Improving a virus’ cancer-killing potency

Rahman Masmudur is a researcher with the Biodesign Center for Immunotherapy, Vaccines and Virotherapy at ASU.

In recent years, an unusual new domain in cancer research has opened up. The idea is to use infectious pathogens to attack and kill cancerous cells. So-called oncolytic viruses, in particular, have shown great promise for targeting cancer cells, while leaving normal, healthy cells intact.

In new research, Rahman Masmudur and his colleagues describe a method for improving the effectiveness of a powerful oncolytic virus known as myxoma virus.  

A member of the pox family of viruses, myxoma virus has some highly unusual properties. It has long been recognized as lethal to European rabbits, producing an invariably fatal disease known as myxomatosis, while appearing harmless to other species, including humans. Remarkably, myxoma virus has more recently been shown to display an insatiable appetite for cancer cells, attacking and killing them. 

“We are trying to improve myxoma virus’ ability for infection, replication and killing different types of human cancer cells,” Masmudur says. “We are doing it by identifying and targeting the cellular proteins that restrict myxoma virus replication in human cancer cells.”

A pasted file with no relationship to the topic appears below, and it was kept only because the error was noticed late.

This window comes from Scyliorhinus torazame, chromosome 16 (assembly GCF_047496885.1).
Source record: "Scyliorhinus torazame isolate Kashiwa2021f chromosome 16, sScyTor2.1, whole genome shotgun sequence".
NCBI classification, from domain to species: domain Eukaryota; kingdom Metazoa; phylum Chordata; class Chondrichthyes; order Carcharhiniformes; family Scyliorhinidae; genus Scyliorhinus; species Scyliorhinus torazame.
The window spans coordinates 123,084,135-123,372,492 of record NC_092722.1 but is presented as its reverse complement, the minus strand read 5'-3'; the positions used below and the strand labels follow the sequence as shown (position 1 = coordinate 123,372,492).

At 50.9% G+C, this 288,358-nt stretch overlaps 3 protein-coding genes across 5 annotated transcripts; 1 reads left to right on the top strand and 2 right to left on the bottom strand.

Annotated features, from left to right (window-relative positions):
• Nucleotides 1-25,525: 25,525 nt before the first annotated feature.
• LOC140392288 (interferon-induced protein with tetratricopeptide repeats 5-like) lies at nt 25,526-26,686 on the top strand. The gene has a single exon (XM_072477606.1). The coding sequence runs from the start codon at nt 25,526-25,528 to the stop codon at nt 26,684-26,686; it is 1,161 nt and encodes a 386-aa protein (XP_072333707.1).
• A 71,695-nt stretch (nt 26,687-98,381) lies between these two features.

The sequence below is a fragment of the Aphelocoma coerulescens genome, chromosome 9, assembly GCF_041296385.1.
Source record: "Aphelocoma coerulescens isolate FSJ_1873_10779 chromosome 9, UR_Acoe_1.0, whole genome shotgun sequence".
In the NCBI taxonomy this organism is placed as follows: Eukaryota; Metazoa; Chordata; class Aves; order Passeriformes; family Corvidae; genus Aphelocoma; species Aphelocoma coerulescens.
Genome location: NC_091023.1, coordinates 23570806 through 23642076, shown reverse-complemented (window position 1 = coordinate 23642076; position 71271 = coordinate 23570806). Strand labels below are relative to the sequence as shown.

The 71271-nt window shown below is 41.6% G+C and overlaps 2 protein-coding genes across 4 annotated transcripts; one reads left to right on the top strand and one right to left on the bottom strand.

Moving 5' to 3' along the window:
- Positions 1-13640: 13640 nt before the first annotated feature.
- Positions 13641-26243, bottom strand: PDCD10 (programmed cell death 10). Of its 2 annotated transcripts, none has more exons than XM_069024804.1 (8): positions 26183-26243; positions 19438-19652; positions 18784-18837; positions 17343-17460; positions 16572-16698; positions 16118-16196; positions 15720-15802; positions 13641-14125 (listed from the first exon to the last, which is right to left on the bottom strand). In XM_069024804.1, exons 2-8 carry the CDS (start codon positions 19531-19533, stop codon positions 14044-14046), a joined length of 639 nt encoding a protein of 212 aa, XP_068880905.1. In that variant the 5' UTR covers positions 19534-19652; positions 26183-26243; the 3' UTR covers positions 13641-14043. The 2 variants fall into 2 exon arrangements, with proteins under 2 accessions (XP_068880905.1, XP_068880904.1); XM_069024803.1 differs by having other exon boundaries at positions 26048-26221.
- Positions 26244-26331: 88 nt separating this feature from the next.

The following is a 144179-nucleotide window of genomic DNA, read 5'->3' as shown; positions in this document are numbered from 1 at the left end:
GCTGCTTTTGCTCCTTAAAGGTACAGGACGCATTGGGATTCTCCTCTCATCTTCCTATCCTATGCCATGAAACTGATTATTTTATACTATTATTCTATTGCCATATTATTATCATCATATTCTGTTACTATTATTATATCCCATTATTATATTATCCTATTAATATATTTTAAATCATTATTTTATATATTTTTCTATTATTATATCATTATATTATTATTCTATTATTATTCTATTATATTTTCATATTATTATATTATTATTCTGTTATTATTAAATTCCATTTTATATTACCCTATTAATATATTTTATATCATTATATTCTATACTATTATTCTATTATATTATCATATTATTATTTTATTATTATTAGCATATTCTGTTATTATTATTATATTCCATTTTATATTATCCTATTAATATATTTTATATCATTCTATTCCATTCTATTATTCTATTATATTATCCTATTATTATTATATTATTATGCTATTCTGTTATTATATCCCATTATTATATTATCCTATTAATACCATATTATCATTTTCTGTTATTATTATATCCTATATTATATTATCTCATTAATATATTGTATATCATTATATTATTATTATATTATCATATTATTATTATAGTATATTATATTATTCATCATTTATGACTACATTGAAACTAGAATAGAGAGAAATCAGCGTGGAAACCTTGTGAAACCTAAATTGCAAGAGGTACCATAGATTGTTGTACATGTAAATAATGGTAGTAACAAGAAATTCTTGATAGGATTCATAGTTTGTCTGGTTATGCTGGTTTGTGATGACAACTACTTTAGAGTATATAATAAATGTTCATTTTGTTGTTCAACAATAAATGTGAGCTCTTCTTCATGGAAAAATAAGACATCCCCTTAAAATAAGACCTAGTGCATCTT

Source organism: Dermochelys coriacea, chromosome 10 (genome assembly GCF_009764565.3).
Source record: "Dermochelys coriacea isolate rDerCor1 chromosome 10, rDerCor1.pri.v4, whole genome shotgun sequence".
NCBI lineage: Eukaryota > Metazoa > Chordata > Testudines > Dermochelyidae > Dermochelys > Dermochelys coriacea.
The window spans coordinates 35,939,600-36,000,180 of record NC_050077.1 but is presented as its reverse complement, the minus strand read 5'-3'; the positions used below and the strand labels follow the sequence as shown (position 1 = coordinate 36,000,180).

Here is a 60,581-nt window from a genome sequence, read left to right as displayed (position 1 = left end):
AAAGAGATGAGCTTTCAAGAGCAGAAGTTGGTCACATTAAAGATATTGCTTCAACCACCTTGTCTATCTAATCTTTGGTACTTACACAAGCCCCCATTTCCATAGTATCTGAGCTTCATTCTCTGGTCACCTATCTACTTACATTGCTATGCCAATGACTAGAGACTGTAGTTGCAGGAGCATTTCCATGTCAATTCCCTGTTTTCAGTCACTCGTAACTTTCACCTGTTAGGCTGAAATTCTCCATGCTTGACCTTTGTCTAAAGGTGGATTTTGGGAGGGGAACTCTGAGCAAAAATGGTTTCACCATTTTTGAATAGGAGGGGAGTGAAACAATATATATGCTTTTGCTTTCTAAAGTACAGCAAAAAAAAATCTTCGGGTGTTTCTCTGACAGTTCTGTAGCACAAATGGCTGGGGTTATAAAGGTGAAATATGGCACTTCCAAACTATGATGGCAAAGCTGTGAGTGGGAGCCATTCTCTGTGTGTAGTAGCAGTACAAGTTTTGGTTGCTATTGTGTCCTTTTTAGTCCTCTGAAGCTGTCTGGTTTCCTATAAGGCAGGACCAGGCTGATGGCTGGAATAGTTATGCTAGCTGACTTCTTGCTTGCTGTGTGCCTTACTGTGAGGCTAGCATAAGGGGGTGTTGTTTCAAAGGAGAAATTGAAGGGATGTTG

Masmudur is a researcher with the Biodesign Center for Immunotherapy, Vaccines and Virotherapy at ASU. The new study was spearheaded by co-corresponding author Grant McFadden, who directs the center and is a leading authority on the myxoma virus and its oncolytic potential.

The new research appears in the Journal of Virology, which has highlighted the new study in its Spotlight section, reserved for especially meritorious articles.

Scientists are hoping to design a range of new cancer therapies, based on oncolytic viruses such as myxoma. One challenge in advancing such research is the fact that certain cancers, known for their many-faceted efforts to resist effective therapy, can outwit myxoma virus by using an anti-viral cellular component called RNA helicase A/DHX9.

RNA helicases are members of a large family of proteins considered crucial for RNA metabolism and gene expression. RNA helicase A/DHX9 has been shown to reduce the effectiveness of myxoma virus against cancer cells. It does this by forming anti-viral granules in the cancer cell’s cytoplasm, inhibiting the myxoma virus’ ability to replicate.

The new research identifies the RNA helicase A/DHX9 protein as a potential target for new therapies that could neutralize its antiviral properties, thus improving the cancer-fighting potential of myxoma and other oncolytic viruses.

Richard Harth